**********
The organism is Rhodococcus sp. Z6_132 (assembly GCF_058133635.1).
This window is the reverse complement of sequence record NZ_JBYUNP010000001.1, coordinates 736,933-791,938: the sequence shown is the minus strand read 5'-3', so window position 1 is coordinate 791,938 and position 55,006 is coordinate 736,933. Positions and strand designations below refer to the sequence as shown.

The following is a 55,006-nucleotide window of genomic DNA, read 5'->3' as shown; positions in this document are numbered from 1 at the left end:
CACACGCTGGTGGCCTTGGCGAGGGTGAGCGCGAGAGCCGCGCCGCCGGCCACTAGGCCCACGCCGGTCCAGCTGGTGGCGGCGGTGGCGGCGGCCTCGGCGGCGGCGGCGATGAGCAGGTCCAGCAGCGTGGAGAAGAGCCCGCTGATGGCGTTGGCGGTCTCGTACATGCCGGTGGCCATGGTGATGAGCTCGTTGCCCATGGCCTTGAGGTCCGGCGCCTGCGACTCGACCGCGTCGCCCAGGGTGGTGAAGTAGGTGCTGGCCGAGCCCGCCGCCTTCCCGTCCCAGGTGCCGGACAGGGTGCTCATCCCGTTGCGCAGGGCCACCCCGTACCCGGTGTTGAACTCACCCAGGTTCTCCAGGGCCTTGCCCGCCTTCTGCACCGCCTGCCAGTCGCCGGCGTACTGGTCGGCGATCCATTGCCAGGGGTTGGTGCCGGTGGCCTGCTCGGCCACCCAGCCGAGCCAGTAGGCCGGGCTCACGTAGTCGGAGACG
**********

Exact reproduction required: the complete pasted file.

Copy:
The organism is Rhodococcus sp. Z6_132 (assembly GCF_058133635.1).
This window is the reverse complement of sequence record NZ_JBYUNP010000001.1, coordinates 736,933-791,938: the sequence shown is the minus strand read 5'-3', so window position 1 is coordinate 791,938 and position 55,006 is coordinate 736,933. Positions and strand designations below refer to the sequence as shown.

The following is a 55,006-nucleotide window of genomic DNA, read 5'->3' as shown; positions in this document are numbered from 1 at the left end:
CACACGCTGGTGGCCTTGGCGAGGGTGAGCGCGAGAGCCGCGCCGCCGGCCACTAGGCCCACGCCGGTCCAGCTGGTGGCGGCGGTGGCGGCGGCCTCGGCGGCGGCGGCGATGAGCAGGTCCAGCAGCGTGGAGAAGAGCCCGCTGATGGCGTTGGCGGTCTCGTACATGCCGGTGGCCATGGTGATGAGCTCGTTGCCCATGGCCTTGAGGTCCGGCGCCTGCGACTCGACCGCGTCGCCCAGGGTGGTGAAGTAGGTGCTGGCCGAGCCCGCCGCCTTCCCGTCCCAGGTGCCGGACAGGGTGCTCATCCCGTTGCGCAGGGCCACCCCGTACCCGGTGTTGAACTCACCCAGGTTCTCCAGGGCCTTGCCCGCCTTCTGCACCGCCTGCCAGTCGCCGGCGTACTGGTCGGCGATCCATTGCCAGGGGTTGGTGCCGGTGGCCTGCTCGGCCACCCAGCCGAGCCAGTAGGCCGGGCTCACGTAGTCGGAGACG